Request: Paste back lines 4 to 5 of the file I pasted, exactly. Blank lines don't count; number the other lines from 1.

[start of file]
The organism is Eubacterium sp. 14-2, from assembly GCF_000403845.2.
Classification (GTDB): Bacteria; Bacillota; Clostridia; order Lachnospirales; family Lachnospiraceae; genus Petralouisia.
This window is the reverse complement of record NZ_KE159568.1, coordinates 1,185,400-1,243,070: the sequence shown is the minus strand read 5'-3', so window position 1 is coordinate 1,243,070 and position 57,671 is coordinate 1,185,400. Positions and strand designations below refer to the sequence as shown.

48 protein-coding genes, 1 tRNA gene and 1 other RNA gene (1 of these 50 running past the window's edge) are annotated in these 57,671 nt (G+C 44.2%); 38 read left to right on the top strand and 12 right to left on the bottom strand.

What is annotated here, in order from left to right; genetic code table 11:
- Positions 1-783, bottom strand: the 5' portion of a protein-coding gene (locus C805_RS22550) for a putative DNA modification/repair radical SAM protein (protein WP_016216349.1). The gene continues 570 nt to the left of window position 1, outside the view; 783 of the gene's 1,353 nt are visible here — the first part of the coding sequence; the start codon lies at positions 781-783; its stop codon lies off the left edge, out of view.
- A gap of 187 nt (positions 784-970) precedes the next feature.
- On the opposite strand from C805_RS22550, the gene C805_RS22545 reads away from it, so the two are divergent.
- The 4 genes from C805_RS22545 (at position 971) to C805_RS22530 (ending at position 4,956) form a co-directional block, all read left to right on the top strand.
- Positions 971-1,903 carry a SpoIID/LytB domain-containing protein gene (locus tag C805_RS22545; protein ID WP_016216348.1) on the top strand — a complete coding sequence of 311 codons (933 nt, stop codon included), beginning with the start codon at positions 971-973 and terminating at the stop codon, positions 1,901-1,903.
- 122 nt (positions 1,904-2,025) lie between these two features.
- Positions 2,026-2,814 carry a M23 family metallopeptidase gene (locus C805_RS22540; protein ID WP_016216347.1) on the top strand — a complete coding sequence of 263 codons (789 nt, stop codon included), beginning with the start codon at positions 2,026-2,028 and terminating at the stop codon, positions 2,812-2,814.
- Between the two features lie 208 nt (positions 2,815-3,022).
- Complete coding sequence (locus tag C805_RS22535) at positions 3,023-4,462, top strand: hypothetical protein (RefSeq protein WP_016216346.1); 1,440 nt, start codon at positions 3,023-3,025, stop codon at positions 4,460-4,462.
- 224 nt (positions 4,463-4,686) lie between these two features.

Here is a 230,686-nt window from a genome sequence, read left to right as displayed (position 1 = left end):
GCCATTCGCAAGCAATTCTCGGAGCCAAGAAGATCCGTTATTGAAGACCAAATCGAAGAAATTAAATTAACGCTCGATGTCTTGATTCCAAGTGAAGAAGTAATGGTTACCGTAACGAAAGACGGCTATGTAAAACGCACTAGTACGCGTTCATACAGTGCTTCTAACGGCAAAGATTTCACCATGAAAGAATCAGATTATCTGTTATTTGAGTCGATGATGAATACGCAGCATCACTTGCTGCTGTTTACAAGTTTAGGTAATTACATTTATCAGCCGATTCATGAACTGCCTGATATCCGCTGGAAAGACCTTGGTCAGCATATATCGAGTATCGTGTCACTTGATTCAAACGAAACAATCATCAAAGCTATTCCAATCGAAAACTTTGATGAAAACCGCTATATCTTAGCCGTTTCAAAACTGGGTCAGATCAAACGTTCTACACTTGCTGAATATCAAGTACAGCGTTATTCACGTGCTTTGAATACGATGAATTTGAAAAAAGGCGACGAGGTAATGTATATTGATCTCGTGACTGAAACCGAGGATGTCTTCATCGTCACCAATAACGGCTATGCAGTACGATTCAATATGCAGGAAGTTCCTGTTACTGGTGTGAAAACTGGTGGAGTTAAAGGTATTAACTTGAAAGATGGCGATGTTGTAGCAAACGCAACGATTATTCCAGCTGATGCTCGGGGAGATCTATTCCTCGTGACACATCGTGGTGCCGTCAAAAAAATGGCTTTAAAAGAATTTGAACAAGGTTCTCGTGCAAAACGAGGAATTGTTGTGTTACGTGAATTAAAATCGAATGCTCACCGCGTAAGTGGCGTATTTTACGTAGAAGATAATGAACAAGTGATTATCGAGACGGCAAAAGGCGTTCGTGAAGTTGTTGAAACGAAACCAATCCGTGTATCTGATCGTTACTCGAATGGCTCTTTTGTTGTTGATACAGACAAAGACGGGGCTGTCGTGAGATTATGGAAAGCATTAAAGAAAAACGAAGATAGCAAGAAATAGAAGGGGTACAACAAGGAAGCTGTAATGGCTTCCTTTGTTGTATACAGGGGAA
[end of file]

48 protein-coding genes, 1 tRNA gene and 1 other RNA gene (1 of these 50 running past the window's edge) are annotated in these 57,671 nt (G+C 44.2%); 38 read left to right on the top strand and 12 right to left on the bottom strand.

What is annotated here, in order from left to right; genetic code table 11: